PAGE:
You can grind almost any nut to obtain a flour-like consistency and use it to reduce the carb content of your recipes. Walnut meal, for example, can be used in many recipes that call for almond flour. Other nut flours that you can experiment with are hazelnut meal, pecan meal, macadamia nut meal, and pistachio meal. Each one will provide your baked goods with a unique flavor, so choose wisely.
Bulk buy and cook. If you’re someone who doesn’t like to spend a lot of time in the kitchen, this is the best of both worlds. Buying your food at bulk (specifically from wholesalers) can reduce the cost per pound tremendously. Plus, you can make ahead food (bulk cook chicken thighs for pre-made meat, or cook entire meals) that are used as leftovers, so you spend less time cooking.
I’ve made them so far only once and they turned out great!!! I was able to roll the sheet up like a jelly roll and cut them so they were long noodles. I used them for spaghetti. Yummylicious ???? Also reheated them in the microwave the next day with no prob. I am planning on lasagna this week and can’t wait. I’m also going to make tuna casserole-the idea put in my head from reading your posts. I will also try some garlic powder just for fun. You are a very tolerate person for so many ridiculous posts I’ve read. I am very grateful I have found your site and am a forever fan????
If you love eggplant, this recipe’s for you. If you don’t love eggplant yet, you will after whipping up this pasta-free dish. It comes together quickly for a lasagna that’s got all the flavor of the familiar version without the carbs. It’s also insanely flexible: peel or don’t peel the eggplant and make the slices as thick (or thin) as you like. Use jarred pasta sauce to speed things up even more.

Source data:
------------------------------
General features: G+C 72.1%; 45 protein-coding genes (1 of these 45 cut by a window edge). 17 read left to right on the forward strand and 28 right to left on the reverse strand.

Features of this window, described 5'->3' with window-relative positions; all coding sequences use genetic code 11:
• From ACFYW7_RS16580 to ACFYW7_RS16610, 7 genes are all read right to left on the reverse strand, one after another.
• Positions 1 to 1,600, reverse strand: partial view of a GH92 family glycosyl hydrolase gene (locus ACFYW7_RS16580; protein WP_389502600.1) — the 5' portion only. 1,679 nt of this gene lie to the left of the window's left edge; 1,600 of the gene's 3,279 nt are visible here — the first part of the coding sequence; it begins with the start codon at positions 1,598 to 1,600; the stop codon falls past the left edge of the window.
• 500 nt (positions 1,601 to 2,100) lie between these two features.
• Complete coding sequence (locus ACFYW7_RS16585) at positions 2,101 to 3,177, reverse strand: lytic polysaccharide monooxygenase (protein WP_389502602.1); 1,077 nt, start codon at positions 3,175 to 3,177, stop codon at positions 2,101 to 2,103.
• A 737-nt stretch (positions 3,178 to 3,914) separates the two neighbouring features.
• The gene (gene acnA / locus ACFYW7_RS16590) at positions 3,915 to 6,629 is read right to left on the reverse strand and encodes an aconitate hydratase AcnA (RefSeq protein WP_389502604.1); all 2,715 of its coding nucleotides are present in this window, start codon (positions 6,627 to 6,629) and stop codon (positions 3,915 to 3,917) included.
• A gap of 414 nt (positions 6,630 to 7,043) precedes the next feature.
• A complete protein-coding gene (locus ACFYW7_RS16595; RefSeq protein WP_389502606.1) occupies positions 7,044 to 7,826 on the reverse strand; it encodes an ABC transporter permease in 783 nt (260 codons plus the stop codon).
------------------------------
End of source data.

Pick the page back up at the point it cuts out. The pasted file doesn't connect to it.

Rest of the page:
The most commonly known and used nut flour is almond flour, and it is one of the most versatile low carb ingredients. Almond flour can differ greatly between brands in terms of how finely ground it is, so you need to know what to look for. The finest almond flours are made from blanched almonds and have no darker specks of skin. Almond “meal” is often not nearly so finely ground and may or may not contain the husks of the almonds. The finer the grind of the almond flour, the finer the consistency of your baked goods. However, more coarsely ground meals are often less expensive and are still useful in things that don’t require a fine texture, such as muffins.